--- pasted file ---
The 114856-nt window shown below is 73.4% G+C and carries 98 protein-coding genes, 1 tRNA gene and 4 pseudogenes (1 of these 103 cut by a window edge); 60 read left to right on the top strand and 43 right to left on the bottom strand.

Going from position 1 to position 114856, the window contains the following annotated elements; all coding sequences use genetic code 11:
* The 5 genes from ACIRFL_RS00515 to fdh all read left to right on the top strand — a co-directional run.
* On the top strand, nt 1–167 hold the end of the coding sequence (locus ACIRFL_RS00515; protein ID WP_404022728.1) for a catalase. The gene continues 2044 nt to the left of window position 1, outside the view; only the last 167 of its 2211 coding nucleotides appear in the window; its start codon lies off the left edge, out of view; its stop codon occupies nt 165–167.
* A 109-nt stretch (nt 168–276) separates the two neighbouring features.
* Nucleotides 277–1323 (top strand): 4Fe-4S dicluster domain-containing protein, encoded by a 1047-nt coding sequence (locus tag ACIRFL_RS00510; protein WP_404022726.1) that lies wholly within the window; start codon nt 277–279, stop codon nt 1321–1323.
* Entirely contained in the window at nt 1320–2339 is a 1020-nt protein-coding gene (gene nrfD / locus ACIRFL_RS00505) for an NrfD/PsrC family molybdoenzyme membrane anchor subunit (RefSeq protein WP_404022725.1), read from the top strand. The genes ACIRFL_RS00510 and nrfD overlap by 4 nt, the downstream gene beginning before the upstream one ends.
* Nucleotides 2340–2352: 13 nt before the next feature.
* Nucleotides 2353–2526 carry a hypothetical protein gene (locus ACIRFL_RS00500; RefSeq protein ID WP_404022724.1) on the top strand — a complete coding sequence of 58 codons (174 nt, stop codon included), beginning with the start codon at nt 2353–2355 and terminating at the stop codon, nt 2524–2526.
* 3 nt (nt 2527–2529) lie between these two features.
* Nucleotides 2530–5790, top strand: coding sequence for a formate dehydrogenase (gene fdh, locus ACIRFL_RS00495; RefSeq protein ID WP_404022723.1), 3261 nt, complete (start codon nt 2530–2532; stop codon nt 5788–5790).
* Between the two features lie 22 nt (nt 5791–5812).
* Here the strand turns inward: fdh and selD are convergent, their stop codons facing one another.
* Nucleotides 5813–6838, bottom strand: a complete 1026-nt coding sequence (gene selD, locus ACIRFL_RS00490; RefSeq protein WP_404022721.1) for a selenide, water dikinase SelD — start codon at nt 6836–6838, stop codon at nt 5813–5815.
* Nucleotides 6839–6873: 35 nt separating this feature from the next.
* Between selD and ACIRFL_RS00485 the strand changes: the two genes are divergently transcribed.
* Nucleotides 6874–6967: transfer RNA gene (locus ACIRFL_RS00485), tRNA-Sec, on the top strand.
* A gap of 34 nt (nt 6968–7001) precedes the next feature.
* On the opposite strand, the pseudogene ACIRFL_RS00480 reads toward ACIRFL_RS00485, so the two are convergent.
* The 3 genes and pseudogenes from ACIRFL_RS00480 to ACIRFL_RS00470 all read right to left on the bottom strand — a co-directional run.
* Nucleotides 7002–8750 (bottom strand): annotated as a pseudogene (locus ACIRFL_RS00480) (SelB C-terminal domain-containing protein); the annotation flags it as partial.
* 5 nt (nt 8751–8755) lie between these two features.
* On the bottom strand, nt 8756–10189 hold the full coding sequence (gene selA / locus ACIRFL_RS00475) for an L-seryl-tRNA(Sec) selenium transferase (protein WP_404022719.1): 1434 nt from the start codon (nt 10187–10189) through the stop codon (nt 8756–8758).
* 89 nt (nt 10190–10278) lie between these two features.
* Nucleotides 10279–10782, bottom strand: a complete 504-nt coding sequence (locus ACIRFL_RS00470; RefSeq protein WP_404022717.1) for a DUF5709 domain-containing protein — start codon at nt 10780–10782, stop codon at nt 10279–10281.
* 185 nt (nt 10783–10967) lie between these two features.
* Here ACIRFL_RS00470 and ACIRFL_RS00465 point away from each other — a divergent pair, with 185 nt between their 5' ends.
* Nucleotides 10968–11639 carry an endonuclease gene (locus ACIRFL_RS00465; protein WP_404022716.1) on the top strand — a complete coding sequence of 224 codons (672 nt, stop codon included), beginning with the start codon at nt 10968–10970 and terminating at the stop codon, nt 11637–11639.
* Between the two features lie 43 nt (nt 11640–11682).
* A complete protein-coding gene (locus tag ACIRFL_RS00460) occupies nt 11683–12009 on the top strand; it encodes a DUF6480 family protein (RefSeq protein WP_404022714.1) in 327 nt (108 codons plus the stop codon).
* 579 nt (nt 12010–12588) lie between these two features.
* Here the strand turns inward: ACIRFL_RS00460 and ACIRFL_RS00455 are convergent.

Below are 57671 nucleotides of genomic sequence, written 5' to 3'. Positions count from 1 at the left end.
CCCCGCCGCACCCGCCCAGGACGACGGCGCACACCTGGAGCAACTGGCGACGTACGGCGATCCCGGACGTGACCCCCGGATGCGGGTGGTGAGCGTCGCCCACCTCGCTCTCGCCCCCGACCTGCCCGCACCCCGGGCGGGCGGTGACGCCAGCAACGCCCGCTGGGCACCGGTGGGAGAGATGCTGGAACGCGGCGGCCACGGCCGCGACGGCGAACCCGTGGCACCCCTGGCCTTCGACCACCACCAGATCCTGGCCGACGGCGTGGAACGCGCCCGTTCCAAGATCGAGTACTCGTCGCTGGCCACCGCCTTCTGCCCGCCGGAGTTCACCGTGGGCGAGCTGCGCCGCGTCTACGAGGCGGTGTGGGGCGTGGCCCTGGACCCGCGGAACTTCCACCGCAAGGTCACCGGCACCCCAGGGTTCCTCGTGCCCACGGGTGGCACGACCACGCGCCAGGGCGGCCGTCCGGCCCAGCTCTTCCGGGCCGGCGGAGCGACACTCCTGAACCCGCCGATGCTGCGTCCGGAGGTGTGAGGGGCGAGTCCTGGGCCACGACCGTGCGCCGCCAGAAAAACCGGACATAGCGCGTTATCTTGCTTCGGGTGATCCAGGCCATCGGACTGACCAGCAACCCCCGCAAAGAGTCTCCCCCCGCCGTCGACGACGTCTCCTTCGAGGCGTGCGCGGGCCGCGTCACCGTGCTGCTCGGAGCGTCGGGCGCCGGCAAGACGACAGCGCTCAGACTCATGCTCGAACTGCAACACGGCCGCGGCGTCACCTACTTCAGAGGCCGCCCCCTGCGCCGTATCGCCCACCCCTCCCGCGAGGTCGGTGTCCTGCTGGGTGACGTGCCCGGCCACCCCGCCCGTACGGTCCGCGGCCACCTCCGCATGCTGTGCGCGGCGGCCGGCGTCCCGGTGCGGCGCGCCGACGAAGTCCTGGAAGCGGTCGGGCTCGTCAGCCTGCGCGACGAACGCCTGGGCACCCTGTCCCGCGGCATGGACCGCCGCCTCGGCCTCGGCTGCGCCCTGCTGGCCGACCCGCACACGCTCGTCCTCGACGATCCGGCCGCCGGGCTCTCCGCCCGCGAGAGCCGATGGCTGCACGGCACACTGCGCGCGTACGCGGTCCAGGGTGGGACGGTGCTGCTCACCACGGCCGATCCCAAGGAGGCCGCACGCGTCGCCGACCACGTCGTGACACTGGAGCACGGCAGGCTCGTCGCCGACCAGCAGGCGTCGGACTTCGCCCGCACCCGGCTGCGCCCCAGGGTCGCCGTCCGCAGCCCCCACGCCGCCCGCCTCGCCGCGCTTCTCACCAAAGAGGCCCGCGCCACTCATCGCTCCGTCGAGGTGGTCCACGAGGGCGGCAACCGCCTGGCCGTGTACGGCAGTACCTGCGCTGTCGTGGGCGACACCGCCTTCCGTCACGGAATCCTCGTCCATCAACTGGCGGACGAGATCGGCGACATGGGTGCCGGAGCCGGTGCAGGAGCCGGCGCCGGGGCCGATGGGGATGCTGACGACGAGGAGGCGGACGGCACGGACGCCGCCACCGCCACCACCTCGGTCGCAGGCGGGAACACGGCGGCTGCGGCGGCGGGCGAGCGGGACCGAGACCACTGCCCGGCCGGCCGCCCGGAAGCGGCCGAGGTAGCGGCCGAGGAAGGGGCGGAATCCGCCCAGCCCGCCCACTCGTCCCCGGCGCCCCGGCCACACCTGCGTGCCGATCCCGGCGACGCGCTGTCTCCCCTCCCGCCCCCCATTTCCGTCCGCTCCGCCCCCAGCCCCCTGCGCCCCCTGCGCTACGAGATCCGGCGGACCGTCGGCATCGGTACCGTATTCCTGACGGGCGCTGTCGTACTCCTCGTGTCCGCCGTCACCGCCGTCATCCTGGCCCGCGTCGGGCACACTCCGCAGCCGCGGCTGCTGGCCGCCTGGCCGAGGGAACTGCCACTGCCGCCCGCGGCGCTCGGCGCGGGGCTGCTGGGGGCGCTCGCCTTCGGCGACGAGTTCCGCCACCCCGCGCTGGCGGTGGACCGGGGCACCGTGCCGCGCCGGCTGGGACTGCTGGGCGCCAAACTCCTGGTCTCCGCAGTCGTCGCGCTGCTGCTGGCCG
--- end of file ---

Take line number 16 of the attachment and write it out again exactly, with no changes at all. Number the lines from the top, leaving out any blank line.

* Between selD and ACIRFL_RS00485 the strand changes: the two genes are divergently transcribed.